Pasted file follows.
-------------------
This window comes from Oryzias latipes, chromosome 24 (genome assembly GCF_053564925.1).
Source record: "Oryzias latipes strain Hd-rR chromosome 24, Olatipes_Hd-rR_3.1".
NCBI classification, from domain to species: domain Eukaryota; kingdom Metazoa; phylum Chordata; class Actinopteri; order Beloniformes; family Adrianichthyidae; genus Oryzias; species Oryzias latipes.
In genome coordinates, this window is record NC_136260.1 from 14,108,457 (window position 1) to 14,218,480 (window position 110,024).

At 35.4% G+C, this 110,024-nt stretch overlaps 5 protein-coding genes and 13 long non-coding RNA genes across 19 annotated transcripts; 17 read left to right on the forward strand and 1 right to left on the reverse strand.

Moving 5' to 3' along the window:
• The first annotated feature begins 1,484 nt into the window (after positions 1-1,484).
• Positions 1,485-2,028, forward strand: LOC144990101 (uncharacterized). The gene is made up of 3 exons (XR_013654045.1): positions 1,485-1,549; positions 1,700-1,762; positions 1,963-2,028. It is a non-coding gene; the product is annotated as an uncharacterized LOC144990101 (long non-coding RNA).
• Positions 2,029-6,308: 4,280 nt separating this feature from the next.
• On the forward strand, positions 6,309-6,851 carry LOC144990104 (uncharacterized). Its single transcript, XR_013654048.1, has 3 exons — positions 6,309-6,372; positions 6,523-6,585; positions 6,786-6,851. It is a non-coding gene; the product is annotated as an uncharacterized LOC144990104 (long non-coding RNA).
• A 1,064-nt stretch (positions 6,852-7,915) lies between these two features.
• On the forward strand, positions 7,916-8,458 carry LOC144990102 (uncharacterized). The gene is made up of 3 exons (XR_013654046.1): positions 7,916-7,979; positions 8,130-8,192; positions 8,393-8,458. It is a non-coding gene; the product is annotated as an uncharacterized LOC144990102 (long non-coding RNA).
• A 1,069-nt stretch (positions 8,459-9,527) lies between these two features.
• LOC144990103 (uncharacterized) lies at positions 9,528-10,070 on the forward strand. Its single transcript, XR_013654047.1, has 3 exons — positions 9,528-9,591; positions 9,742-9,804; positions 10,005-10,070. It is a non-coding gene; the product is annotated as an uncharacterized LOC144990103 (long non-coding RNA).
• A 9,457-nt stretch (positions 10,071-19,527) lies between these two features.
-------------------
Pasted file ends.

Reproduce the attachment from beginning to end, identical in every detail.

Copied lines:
This window comes from Oryzias latipes, chromosome 24 (genome assembly GCF_053564925.1).
Source record: "Oryzias latipes strain Hd-rR chromosome 24, Olatipes_Hd-rR_3.1".
NCBI classification, from domain to species: domain Eukaryota; kingdom Metazoa; phylum Chordata; class Actinopteri; order Beloniformes; family Adrianichthyidae; genus Oryzias; species Oryzias latipes.
In genome coordinates, this window is record NC_136260.1 from 14,108,457 (window position 1) to 14,218,480 (window position 110,024).

At 35.4% G+C, this 110,024-nt stretch overlaps 5 protein-coding genes and 13 long non-coding RNA genes across 19 annotated transcripts; 17 read left to right on the forward strand and 1 right to left on the reverse strand.

Moving 5' to 3' along the window:
• The first annotated feature begins 1,484 nt into the window (after positions 1-1,484).
• Positions 1,485-2,028, forward strand: LOC144990101 (uncharacterized). The gene is made up of 3 exons (XR_013654045.1): positions 1,485-1,549; positions 1,700-1,762; positions 1,963-2,028. It is a non-coding gene; the product is annotated as an uncharacterized LOC144990101 (long non-coding RNA).
• Positions 2,029-6,308: 4,280 nt separating this feature from the next.
• On the forward strand, positions 6,309-6,851 carry LOC144990104 (uncharacterized). Its single transcript, XR_013654048.1, has 3 exons — positions 6,309-6,372; positions 6,523-6,585; positions 6,786-6,851. It is a non-coding gene; the product is annotated as an uncharacterized LOC144990104 (long non-coding RNA).
• A 1,064-nt stretch (positions 6,852-7,915) lies between these two features.
• On the forward strand, positions 7,916-8,458 carry LOC144990102 (uncharacterized). The gene is made up of 3 exons (XR_013654046.1): positions 7,916-7,979; positions 8,130-8,192; positions 8,393-8,458. It is a non-coding gene; the product is annotated as an uncharacterized LOC144990102 (long non-coding RNA).
• A 1,069-nt stretch (positions 8,459-9,527) lies between these two features.
• LOC144990103 (uncharacterized) lies at positions 9,528-10,070 on the forward strand. Its single transcript, XR_013654047.1, has 3 exons — positions 9,528-9,591; positions 9,742-9,804; positions 10,005-10,070. It is a non-coding gene; the product is annotated as an uncharacterized LOC144990103 (long non-coding RNA).
• A 9,457-nt stretch (positions 10,071-19,527) lies between these two features.